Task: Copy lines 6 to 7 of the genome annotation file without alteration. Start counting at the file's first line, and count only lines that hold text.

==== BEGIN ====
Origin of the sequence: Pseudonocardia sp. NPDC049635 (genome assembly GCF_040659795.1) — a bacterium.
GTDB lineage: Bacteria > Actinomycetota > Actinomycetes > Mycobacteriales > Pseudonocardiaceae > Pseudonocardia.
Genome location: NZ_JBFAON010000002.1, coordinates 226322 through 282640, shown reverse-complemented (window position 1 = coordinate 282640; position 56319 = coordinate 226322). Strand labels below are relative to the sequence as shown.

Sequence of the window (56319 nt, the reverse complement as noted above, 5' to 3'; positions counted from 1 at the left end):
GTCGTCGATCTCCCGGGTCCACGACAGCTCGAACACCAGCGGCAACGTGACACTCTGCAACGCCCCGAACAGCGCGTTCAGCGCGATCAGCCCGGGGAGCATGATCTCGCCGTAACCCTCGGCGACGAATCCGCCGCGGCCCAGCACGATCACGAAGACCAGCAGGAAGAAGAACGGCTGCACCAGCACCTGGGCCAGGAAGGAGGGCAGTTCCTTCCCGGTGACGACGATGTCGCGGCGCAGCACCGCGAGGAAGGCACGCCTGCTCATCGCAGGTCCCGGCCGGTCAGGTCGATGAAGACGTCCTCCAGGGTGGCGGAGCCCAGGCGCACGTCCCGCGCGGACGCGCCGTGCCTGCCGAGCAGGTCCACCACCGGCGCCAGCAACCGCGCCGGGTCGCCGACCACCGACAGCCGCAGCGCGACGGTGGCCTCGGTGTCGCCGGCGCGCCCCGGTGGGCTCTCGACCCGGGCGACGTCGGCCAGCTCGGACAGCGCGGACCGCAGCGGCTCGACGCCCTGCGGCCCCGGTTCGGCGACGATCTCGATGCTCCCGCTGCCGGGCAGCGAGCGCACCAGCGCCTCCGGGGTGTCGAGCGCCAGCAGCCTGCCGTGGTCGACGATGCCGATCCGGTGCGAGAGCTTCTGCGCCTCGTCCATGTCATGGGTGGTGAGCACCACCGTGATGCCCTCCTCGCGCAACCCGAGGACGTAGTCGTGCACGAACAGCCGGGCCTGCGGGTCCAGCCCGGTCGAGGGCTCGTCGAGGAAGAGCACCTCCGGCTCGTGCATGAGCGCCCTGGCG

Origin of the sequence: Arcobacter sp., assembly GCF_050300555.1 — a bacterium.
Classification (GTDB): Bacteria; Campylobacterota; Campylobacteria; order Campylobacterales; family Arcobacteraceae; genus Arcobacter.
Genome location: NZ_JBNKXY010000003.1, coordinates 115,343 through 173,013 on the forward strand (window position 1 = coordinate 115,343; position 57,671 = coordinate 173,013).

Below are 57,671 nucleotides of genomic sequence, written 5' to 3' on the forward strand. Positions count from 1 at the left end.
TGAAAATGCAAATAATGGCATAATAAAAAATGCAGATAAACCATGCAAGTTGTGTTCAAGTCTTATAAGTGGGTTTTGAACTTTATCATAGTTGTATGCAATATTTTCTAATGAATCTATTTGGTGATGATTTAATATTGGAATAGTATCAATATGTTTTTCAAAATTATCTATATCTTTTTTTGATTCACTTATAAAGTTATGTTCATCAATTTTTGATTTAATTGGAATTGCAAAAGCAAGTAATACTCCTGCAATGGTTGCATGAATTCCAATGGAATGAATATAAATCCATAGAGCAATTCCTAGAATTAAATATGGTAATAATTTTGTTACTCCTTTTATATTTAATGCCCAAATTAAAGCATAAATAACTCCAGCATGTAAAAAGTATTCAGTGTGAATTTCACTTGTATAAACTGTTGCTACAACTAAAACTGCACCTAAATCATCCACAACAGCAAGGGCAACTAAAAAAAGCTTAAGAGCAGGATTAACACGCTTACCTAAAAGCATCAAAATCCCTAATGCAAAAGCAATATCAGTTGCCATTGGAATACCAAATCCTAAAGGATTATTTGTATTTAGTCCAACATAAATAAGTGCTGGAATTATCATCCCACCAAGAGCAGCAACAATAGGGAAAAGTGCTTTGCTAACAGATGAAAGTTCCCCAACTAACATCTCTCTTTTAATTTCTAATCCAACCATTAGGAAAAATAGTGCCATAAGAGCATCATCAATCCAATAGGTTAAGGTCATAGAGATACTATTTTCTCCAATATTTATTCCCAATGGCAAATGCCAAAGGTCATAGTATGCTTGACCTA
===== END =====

Origin of the sequence: Arcobacter sp., assembly GCF_050300555.1 — a bacterium.
Classification (GTDB): Bacteria; Campylobacterota; Campylobacteria; order Campylobacterales; family Arcobacteraceae; genus Arcobacter.